“The researchers used a total of four groups of genetically engineered mice to determine how their chromosomal pairings correlated with their hormones would be a determining factor of their lifespan.”
The results of this study indicated that XX chromosomal pairing contains the genetic makeup that is responsible for extended lifespan, but only when female hormones secreted in the ovaries are also present. However, the researchers also found that regardless of hormones, the mice with two X chromosomes still tended to outlive the mice with XY chromosomes. On the other hand, the mice with two X chromosomes and an absence of female hormones, did not show an effect on longevity. The hormones produced in the ovaries were found to be responsible for increasing lifespan in the mice who also had XX chromosomal pairings. This is thought to either be attributed to how the mice develop or by specific biological pathways being activated.
The science as to why the second X chromosome decreases risk of early mortality is still unclear and future research is needed to explain the reasoning behind this. Research is limited, but scientists still hypothesize that this could be due to the inactive X chromosome having the possible ability to step in for the active X chromosome in the circumstance that it would be damaged. Perhaps it is even possible that the extra X chromosome is not necessarily beneficial, but that the SRY gene carried by the Y chromosome actually proposes a risk of early mortality. Regardless of the reason, it is still apparent that those who have X chromosomal pairings seem to be quite fortunate when aging considering the ability that they have to outlive those with an XY chromosome.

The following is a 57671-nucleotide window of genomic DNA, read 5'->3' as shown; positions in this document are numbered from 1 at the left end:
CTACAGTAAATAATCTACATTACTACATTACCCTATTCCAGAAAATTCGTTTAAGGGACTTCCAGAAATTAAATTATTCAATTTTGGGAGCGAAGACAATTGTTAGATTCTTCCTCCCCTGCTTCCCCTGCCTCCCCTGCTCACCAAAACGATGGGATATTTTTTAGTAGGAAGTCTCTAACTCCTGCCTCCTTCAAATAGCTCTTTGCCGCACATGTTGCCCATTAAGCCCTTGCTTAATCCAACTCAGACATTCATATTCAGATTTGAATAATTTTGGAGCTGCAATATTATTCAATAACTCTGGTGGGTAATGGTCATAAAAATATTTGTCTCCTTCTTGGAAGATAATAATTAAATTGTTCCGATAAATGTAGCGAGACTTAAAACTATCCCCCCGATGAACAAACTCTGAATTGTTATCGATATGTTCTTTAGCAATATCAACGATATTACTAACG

“It appears that those who have X chromosomal pairings seem to be quite fortunate when aging considering the ability that they have to outlive those with an XY chromosome.”
The findings indicated that the XX chromosome mice will outlive the XY chromosome mice, but it is important to note that they still need the female hormones secreted in the ovaries to be considered to have an increased lifespan. On the other hand, not all the mice with the XY chromosomes were able to live a normal lifespan and some had died in their early age. With this being said, the odds of living a longer life are still in favor of those with two X chromosomes regardless of their hormonal profile.
Future research is needed to explain the role that the inactive X chromosome plays in aging, or the reason as to why it is beneficial to have both X chromosomes. For the time being, the findings of this research can provide an in-depth explanation into the intrinsic cause of female longevity.
Amanda Johnson is a recent graduate from the University of Southern California where she received her degree in Psychology. In addition to her university studies, she earned her Integrative Nutrition Health Coach certification from the Institute of Integrative Nutrition (IIN). Amanda works as a Health Coach and strives to educate her clients more about the gut-brain axis.